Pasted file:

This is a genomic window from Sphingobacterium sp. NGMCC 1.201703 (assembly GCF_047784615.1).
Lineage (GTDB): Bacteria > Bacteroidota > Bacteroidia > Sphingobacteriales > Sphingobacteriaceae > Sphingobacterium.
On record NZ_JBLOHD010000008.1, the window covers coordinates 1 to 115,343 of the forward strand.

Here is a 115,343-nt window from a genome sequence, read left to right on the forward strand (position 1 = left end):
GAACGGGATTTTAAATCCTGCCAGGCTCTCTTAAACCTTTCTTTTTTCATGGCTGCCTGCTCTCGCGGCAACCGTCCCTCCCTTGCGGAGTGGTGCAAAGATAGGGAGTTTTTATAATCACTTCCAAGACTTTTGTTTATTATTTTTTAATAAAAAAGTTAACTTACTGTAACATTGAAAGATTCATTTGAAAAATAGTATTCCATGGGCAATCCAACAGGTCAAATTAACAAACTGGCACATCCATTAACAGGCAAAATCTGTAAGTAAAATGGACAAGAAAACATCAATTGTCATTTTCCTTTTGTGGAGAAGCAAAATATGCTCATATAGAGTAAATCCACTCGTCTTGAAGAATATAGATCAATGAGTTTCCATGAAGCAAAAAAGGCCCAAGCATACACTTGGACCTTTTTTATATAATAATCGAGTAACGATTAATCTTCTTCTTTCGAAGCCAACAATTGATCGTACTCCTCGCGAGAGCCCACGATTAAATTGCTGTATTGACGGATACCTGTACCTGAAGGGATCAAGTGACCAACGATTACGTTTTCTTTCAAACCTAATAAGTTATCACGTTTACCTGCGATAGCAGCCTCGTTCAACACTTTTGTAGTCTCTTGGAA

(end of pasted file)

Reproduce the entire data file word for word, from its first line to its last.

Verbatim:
This is a genomic window from Sphingobacterium sp. NGMCC 1.201703 (assembly GCF_047784615.1).
Lineage (GTDB): Bacteria > Bacteroidota > Bacteroidia > Sphingobacteriales > Sphingobacteriaceae > Sphingobacterium.
On record NZ_JBLOHD010000008.1, the window covers coordinates 1 to 115,343 of the forward strand.

Here is a 115,343-nt window from a genome sequence, read left to right on the forward strand (position 1 = left end):
GAACGGGATTTTAAATCCTGCCAGGCTCTCTTAAACCTTTCTTTTTTCATGGCTGCCTGCTCTCGCGGCAACCGTCCCTCCCTTGCGGAGTGGTGCAAAGATAGGGAGTTTTTATAATCACTTCCAAGACTTTTGTTTATTATTTTTTAATAAAAAAGTTAACTTACTGTAACATTGAAAGATTCATTTGAAAAATAGTATTCCATGGGCAATCCAACAGGTCAAATTAACAAACTGGCACATCCATTAACAGGCAAAATCTGTAAGTAAAATGGACAAGAAAACATCAATTGTCATTTTCCTTTTGTGGAGAAGCAAAATATGCTCATATAGAGTAAATCCACTCGTCTTGAAGAATATAGATCAATGAGTTTCCATGAAGCAAAAAAGGCCCAAGCATACACTTGGACCTTTTTTATATAATAATCGAGTAACGATTAATCTTCTTCTTTCGAAGCCAACAATTGATCGTACTCCTCGCGAGAGCCCACGATTAAATTGCTGTATTGACGGATACCTGTACCTGAAGGGATCAAGTGACCAACGATTACGTTTTCTTTCAAACCTAATAAGTTATCACGTTTACCTGCGATAGCAGCCTCGTTCAACACTTTTGTAGTCTCTTGGAA